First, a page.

Claire’s Corners Bondholders With $800 Million Debt Swapby and
Apollo-backed company’s proposed exchange sends notes tumbling
‘Bondholders are vulnerable, should they not agree to this’
Claire’s Stores Inc. is turning to its creditors to help it avoid becoming the latest mall chain to succumb to a mountain of debt.
The tween jewelry chain that’s bounced along the bottom of the junk-debt market since its 2007 buyout by Apollo Global Management, is asking bondholders to swap almost $800 million of securities for a smaller amount of new loans. The deal would chip away at the retailer’s almost $2.5 billion debt load and give it more time to boost earnings after it lost more than $500 million in three years as mall traffic declined and competition intensified from online and specialty stores.
Claire’s joins a number of national retailers confronting a wall of debt, including Sports Authority Inc., Aeropostale Inc. and the Fairway Group Holdings Corp. supermarket chain, all three of which filed for bankruptcy this year amid sluggish sales and a shift to e-commerce.
“Bondholders are vulnerable, should they not agree to this,” said Steven Ruggiero, head of research at RW Pressprich & Co. “Apollo has given them an exchange offer that values some of the issues at more than what the notes would be worth in a bankruptcy. They have them over a barrel.”
Representatives for Claire’s and Apollo didn’t immediately respond to requests for comment.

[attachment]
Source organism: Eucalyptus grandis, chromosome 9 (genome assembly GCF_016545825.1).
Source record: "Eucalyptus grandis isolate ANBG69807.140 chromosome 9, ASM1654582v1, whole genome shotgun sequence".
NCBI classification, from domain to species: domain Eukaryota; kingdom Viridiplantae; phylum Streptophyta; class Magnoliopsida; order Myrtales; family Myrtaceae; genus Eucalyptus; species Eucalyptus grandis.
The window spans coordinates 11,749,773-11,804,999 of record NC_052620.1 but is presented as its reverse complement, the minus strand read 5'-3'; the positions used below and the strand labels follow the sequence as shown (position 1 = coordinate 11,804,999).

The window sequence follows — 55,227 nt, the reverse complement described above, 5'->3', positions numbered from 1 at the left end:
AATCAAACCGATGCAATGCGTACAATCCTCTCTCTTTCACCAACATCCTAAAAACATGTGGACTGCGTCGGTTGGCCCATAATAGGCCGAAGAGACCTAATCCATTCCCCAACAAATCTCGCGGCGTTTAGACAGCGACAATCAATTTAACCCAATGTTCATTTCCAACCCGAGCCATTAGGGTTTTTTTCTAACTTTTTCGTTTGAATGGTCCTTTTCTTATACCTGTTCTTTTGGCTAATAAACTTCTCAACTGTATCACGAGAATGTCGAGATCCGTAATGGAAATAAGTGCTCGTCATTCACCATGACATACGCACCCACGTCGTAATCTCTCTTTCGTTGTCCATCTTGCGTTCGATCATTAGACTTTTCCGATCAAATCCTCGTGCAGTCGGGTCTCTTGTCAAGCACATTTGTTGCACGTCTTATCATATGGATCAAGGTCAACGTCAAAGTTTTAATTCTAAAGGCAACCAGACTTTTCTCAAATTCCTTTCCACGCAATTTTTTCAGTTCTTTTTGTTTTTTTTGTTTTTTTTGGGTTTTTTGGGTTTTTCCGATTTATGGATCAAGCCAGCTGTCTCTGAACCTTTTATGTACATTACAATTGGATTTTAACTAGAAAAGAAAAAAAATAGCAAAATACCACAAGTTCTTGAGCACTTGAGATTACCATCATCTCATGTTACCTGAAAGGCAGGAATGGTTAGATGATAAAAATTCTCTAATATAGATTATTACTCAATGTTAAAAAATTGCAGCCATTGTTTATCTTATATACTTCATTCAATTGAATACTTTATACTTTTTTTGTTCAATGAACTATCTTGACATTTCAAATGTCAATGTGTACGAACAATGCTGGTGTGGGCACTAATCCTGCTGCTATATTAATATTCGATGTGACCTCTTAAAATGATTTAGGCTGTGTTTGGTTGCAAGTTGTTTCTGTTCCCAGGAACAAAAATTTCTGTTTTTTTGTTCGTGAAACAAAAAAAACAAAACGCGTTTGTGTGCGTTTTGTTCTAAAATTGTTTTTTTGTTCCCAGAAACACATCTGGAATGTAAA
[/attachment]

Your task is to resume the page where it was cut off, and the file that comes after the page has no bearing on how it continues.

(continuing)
While the swap will cut borrowings and alleviate liquidity stress, bondholders will take a $571 million haircut and the company will still face “acute operational and competitive challenges,” Charlie O’Shea, a senior credit analyst at Moody’s Investors Service, said in a statement Tuesday. Moody’s said Claire’s may have to restructure again, downgrading some of the company’s debt because of the exchange offer.
As part of the deal, Claire’s is offering to exchange $450 million of its 8.875 percent notes due in 2019 for new loans at about 31.6 cents on the dollar if creditors to agree to the swap by Aug. 25, the company said in an Aug. 12 statement. If the investors don’t provide consent by then they have till Sept. 9 to consider the deal, but the swap value will drop to 28.6 cents.
If enough bondholders don’t agree, the parent of Claire’s and funds managed by affiliates of Apollo will do another exchange that will boost their claims on the company’s assets.
“The tender offer is a reasonable outcome for the second lien and unsecured investors and a negative outcome” for first-lien bond holders, Jenna Giannelli, a credit analyst at Citigroup Global Markets, wrote in a note. “The tender does little to solve the underlying capital structure problem and leaves the company still in negative cash flow territory,” Giannelli wrote.
While the plan announced Friday would reduce Claire’s debt load and buy it more time to devise a comeback -- the move sent some of the company’s bonds plunging.
The company’s $1.125 billion of 9 percent first-lien notes maturing 2019 plunged 4.5 cents to trade at 57.5 cents on Monday in New York, according to Trace, the bond-price reporting system of the Financial Industry Regulatory Authority. Because those bonds aren’t part of the debt exchange, holders would effectively have to share their claims on the company’s assets with investors in the new loan should Claire’s ever file for bankruptcy.
The proposed debt exchange is likely to buy the company a little more time, if it’s successful, Ruggiero said.
“The clock is ticking,” he said. “There’s no doubt.”